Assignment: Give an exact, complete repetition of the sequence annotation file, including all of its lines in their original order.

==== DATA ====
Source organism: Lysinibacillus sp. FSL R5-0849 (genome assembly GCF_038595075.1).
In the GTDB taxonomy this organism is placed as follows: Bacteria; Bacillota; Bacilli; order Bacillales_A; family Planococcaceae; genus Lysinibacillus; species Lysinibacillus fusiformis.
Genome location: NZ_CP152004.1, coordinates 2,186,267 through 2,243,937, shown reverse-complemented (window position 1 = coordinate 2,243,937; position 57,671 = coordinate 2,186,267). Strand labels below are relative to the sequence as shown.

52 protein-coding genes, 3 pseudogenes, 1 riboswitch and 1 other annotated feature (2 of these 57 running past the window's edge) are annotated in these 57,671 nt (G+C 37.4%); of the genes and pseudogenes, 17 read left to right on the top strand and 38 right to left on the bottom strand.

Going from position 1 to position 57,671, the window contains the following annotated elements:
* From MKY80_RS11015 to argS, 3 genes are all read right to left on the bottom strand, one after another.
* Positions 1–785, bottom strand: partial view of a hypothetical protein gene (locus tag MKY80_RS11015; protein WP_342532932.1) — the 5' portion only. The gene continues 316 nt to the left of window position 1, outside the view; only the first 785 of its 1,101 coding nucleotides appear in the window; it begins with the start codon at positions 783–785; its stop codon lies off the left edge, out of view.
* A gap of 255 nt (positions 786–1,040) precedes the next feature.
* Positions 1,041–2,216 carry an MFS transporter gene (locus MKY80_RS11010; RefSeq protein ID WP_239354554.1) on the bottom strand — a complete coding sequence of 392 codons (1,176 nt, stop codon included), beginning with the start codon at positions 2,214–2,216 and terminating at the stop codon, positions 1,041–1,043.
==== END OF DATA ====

Source organism: Lysinibacillus sp. FSL R5-0849 (genome assembly GCF_038595075.1).
In the GTDB taxonomy this organism is placed as follows: Bacteria; Bacillota; Bacilli; order Bacillales_A; family Planococcaceae; genus Lysinibacillus; species Lysinibacillus fusiformis.
Genome location: NZ_CP152004.1, coordinates 2,186,267 through 2,243,937, shown reverse-complemented (window position 1 = coordinate 2,243,937; position 57,671 = coordinate 2,186,267). Strand labels below are relative to the sequence as shown.

52 protein-coding genes, 3 pseudogenes, 1 riboswitch and 1 other annotated feature (2 of these 57 running past the window's edge) are annotated in these 57,671 nt (G+C 37.4%); of the genes and pseudogenes, 17 read left to right on the top strand and 38 right to left on the bottom strand.

Going from position 1 to position 57,671, the window contains the following annotated elements:
* From MKY80_RS11015 to argS, 3 genes are all read right to left on the bottom strand, one after another.
* Positions 1–785, bottom strand: partial view of a hypothetical protein gene (locus tag MKY80_RS11015; protein WP_342532932.1) — the 5' portion only. The gene continues 316 nt to the left of window position 1, outside the view; only the first 785 of its 1,101 coding nucleotides appear in the window; it begins with the start codon at positions 783–785; its stop codon lies off the left edge, out of view.
* A gap of 255 nt (positions 786–1,040) precedes the next feature.
* Positions 1,041–2,216 carry an MFS transporter gene (locus MKY80_RS11010; RefSeq protein ID WP_239354554.1) on the bottom strand — a complete coding sequence of 392 codons (1,176 nt, stop codon included), beginning with the start codon at positions 2,214–2,216 and terminating at the stop codon, positions 1,041–1,043.